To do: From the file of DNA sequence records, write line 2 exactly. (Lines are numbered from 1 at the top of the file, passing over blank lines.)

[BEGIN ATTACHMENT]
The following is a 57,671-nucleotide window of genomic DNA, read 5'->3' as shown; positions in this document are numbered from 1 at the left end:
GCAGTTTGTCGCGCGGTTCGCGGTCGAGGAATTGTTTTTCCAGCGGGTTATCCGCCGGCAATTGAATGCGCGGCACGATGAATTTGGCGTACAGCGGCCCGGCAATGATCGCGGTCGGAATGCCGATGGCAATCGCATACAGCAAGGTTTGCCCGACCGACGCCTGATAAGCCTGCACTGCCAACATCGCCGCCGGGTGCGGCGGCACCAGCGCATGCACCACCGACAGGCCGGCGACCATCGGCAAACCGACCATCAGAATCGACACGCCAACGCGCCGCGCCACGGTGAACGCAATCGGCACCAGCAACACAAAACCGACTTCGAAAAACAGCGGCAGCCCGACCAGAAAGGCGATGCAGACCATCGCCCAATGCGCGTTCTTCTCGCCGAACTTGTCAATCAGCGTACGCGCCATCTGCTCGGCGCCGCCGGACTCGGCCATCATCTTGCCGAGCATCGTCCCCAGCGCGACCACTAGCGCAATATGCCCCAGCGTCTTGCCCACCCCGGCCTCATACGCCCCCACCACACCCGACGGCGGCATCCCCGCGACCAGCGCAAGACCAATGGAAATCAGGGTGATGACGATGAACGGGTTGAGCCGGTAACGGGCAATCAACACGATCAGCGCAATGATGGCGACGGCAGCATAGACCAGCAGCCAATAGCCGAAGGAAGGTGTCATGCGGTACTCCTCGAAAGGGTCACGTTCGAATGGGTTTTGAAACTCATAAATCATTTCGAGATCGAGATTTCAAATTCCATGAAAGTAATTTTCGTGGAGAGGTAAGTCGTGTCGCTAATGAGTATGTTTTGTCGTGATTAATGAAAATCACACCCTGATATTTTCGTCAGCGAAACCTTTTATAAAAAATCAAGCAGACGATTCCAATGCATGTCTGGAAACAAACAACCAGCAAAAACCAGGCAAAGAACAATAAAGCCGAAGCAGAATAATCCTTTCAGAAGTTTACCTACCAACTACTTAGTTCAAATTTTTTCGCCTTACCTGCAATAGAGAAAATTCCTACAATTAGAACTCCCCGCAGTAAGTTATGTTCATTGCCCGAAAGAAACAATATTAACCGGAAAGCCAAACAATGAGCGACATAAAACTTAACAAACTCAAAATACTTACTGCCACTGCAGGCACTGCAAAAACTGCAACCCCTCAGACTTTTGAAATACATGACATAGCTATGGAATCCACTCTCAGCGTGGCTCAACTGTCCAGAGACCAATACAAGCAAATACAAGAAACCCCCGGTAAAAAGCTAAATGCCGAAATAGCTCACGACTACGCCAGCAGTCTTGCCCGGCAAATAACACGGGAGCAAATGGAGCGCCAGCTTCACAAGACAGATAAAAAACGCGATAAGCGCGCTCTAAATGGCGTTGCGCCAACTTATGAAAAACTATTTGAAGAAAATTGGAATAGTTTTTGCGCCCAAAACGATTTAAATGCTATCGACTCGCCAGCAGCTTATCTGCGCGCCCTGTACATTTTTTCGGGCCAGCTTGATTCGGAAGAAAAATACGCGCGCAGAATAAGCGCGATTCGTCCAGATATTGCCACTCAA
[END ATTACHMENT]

GCAGTTTGTCGCGCGGTTCGCGGTCGAGGAATTGTTTTTCCAGCGGGTTATCCGCCGGCAATTGAATGCGCGGCACGATGAATTTGGCGTACAGCGGCCCGGCAATGATCGCGGTCGGAATGCCGATGGCAATCGCATACAGCAAGGTTTGCCCGACCGACGCCTGATAAGCCTGCACTGCCAACATCGCCGCCGGGTGCGGCGGCACCAGCGCATGCACCACCGACAGGCCGGCGACCATCGGCAAACCGACCATCAGAATCGACACGCCAACGCGCCGCGCCACGGTGAACGCAATCGGCACCAGCAACACAAAACCGACTTCGAAAAACAGCGGCAGCCCGACCAGAAAGGCGATGCAGACCATCGCCCAATGCGCGTTCTTCTCGCCGAACTTGTCAATCAGCGTACGCGCCATCTGCTCGGCGCCGCCGGACTCGGCCATCATCTTGCCGAGCATCGTCCCCAGCGCGACCACTAGCGCAATATGCCCCAGCGTCTTGCCCACCCCGGCCTCATACGCCCCCACCACACCCGACGGCGGCATCCCCGCGACCAGCGCAAGACCAATGGAAATCAGGGTGATGACGATGAACGGGTTGAGCCGGTAACGGGCAATCAACACGATCAGCGCAATGATGGCGACGGCAGCATAGACCAGCAGCCAATAGCCGAAGGAAGGTGTCATGCGGTACTCCTCGAAAGGGTCACGTTCGAATGGGTTTTGAAACTCATAAATCATTTCGAGATCGAGATTTCAAATTCCATGAAAGTAATTTTCGTGGAGAGGTAAGTCGTGTCGCTAATGAGTATGTTTTGTCGTGATTAATGAAAATCACACCCTGATATTTTCGTCAGCGAAACCTTTTATAAAAAATCAAGCAGACGATTCCAATGCATGTCTGGAAACAAACAACCAGCAAAAACCAGGCAAAGAACAATAAAGCCGAAGCAGAATAATCCTTTCAGAAGTTTACCTACCAACTACTTAGTTCAAATTTTTTCGCCTTACCTGCAATAGAGAAAATTCCTACAATTAGAACTCCCCGCAGTAAGTTATGTTCATTGCCCGAAAGAAACAATATTAACCGGAAAGCCAAACAATGAGCGACATAAAACTTAACAAACTCAAAATACTTACTGCCACTGCAGGCACTGCAAAAACTGCAACCCCTCAGACTTTTGAAATACATGACATAGCTATGGAATCCACTCTCAGCGTGGCTCAACTGTCCAGAGACCAATACAAGCAAATACAAGAAACCCCCGGTAAAAAGCTAAATGCCGAAATAGCTCACGACTACGCCAGCAGTCTTGCCCGGCAAATAACACGGGAGCAAATGGAGCGCCAGCTTCACAAGACAGATAAAAAACGCGATAAGCGCGCTCTAAATGGCGTTGCGCCAACTTATGAAAAACTATTTGAAGAAAATTGGAATAGTTTTTGCGCCCAAAACGATTTAAATGCTATCGACTCGCCAGCAGCTTATCTGCGCGCCCTGTACATTTTTTCGGGCCAGCTTGATTCGGAAGAAAAATACGCGCGCAGAATAAGCGCGATTCGTCCAGATATTGCCACTCAA